A trip from Tryavna to the Transfiguration Monastery for a day
If you are looking for a pleasant and peaceful place for a walk near Tryavna, we no doubt recommend the Transfiguration monastery “Transfiguration of the Holy Lord”. Tucked away in a wooded gorge on the banks of the Yantra River, the monastery is located only 47 km from Kalina Palace Hotel, Tryavna and 7 km from Veliko Tarnovo. It is the largest monastery in the region and the fourth largest in Bulgaria, so it has definitely something to impress you with! The holy abode is best known for its frescoes, the work of Zachary Zograf, as well as the miracles that still happen to this day here. It is a great destination for a one day trip in which to see and learn something new and interesting! A great idea for a trip when visiting Tryavna!
The history of the Transfiguration Monastery
The Transfiguration Monastery was founded in the 11th century as a convent of the Vathophed Monastery in Athos. It became autonomous around 1360, with Queen Theodora-Sara and her son Tsar Ivan Shishman taking the main credit for this. They donated a lot of funds for large-scale repair and reconstruction of the holy monastery, which is why it is often called “Sarin” or “Shishmanov” monastery. The building you will see today was erected in 1825 by the Rila monk Father Zotic. The construction of the main church in the Transfiguration (Preobrazhenski in Bulgarian) Monastery began around ten years later, under the direction of Dimitar Sofialiata. After his hanging, the church and the monastery were completed by the most famous Bulgarian Master builder Kolyu Ficheto.
The Paintings of Zahari Zograf
The frescoes are some of the most interesting and mysterious elements in the monastery. They were painted by Zahari Zograf himself from 1849 to 1851. The most impressive one of them all is the “Wheel of time” that illustrates the transience of the earthly life and all of the stages the human life goes through. Another impressive mural of Zahari Zograf, which you will see in the monastery, is the “Doomsday”, as well as the frescoes “Nativity of the Virgin Mary”, “Ascension of the Holy Virgin” and “The Last Supper”. Pay attention also to the lush wooden iconostasis in the main church, which is the work of Tryavna masters.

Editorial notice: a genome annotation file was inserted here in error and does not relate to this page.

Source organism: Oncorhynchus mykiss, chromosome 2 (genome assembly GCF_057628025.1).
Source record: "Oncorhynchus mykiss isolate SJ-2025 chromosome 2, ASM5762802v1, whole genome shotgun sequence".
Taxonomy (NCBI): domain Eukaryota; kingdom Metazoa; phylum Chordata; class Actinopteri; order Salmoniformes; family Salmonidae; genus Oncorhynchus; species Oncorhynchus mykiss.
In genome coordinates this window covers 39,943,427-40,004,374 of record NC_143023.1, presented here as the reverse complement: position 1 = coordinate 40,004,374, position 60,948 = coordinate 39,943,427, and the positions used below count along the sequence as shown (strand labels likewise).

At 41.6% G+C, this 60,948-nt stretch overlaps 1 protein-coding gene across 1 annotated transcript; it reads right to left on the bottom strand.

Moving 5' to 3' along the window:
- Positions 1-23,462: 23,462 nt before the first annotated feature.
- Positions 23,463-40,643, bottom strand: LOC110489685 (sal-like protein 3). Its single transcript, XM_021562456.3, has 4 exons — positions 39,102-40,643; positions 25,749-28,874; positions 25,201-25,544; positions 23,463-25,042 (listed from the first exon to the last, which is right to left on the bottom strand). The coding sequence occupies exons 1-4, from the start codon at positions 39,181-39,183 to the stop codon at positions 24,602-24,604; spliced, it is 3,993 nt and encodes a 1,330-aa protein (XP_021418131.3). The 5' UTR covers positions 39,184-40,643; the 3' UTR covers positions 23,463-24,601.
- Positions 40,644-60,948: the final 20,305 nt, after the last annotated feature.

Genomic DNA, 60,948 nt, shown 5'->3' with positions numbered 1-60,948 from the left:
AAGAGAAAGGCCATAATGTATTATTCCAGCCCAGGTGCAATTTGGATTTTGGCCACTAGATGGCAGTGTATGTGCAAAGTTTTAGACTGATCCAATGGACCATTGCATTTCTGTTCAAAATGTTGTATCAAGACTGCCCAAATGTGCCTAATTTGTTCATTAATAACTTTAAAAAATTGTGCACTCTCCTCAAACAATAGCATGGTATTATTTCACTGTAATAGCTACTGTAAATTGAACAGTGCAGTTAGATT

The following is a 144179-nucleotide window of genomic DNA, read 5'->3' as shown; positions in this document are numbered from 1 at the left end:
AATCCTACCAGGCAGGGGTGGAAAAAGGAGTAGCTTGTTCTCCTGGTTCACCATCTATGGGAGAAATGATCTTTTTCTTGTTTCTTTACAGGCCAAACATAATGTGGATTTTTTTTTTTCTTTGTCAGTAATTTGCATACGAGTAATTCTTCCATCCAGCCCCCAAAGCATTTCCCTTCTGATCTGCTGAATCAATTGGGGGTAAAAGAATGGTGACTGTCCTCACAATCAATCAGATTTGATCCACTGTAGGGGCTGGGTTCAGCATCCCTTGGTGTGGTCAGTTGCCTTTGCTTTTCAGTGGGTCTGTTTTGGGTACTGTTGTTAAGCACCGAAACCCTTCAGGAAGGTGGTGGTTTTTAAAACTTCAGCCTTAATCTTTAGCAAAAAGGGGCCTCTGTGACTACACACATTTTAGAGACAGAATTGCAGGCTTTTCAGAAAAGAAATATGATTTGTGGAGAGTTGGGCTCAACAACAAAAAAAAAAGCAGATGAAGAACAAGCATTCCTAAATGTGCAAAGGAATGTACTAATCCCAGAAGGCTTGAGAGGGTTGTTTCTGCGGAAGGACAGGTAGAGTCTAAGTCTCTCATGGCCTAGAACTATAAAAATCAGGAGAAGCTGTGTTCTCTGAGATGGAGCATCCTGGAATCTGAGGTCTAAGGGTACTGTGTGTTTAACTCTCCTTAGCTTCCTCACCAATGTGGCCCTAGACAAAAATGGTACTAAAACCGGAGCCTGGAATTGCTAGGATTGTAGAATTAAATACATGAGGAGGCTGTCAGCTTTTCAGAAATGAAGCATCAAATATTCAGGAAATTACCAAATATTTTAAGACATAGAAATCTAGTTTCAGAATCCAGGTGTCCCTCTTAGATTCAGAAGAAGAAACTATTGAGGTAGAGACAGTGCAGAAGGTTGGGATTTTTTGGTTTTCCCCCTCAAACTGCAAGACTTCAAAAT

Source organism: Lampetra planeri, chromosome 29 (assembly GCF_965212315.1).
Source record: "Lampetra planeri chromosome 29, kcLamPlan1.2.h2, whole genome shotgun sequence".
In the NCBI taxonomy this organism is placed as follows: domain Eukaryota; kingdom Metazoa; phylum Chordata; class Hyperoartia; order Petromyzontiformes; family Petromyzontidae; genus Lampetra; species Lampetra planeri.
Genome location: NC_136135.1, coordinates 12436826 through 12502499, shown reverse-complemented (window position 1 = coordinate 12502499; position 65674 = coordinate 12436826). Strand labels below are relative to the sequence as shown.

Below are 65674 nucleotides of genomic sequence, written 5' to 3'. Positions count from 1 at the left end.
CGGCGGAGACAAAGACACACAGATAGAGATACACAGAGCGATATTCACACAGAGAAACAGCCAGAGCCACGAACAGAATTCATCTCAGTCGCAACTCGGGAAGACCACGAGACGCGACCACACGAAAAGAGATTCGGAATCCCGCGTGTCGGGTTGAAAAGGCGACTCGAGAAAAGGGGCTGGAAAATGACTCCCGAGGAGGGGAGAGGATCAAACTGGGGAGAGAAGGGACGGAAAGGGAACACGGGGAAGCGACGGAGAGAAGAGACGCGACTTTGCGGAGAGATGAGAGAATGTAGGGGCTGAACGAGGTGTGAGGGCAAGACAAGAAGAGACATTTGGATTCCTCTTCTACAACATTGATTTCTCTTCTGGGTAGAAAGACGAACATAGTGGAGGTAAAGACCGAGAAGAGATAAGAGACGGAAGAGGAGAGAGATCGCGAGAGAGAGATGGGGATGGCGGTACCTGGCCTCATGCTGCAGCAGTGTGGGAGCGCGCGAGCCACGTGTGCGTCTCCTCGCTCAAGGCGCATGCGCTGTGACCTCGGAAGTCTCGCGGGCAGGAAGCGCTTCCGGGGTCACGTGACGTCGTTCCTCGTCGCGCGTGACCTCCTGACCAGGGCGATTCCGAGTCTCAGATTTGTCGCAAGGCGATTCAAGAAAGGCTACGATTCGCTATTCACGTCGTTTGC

The Monastery- a sanctuary, an enlightenment centre and a hospital
Strange as it may sound, the Transfiguration Monastery was used as a refuge for the fighters for religious and national independence. It was also a cultural and educational centre and a hideout for revolutionaries. During the Russian-Turkish War of Liberation (1877-1878), part of its premises was converted into a military hospital. Evidence of all this can be found in the library and museum exhibition in the monastery. During the Ottoman rule, the monasteries were one of the places where our Bulgarian identity was preserved, which is why they are so interesting to visit from a historical point of view.
The miracles in the Transfiguration Monastery
As soon as you enter the courtyard of Transfiguration Monastery, you can’t help but notice the huge rock chunks next to the church and the bell tower. It was a miracle that when they fell they passed only a few meters from the temple, leaving it intact. In fact, the miracle happened on July 6, 1991. Then a huge chunk of rock fell from the cliffs above the monastery.
It rolled right up against the church and would have destroyed it. Fortunately, however, the chunk of rock smashed into the then clock tower and split in two. Thus, as if by magic, it passed on either side of the temple. The monks’ cells are destroyed but, fortunately, there are no casualties.
It is as if some invisible force protects the Transfiguration Monastery. Over the ages it has experienced several landslides and earthquakes, including the great Gornooryakhovo earthquake in 1913. To this day, the holy monastery stands the test of time and preserves part of our Bulgarian memory and history. If you want to know more about the secrets of the Transfiguration Monastery, ask one of the abbots, they will gladly tell you wonderful stories!
Author: Boryana Krasteva, head editor of patepisanici.com
Boryana was a dear guest of ours in the autumn of 2019, when together with a few other travel bloggers we toured around our beautiful city and tried to introduce them to a small part of the Tryavna culture and customs.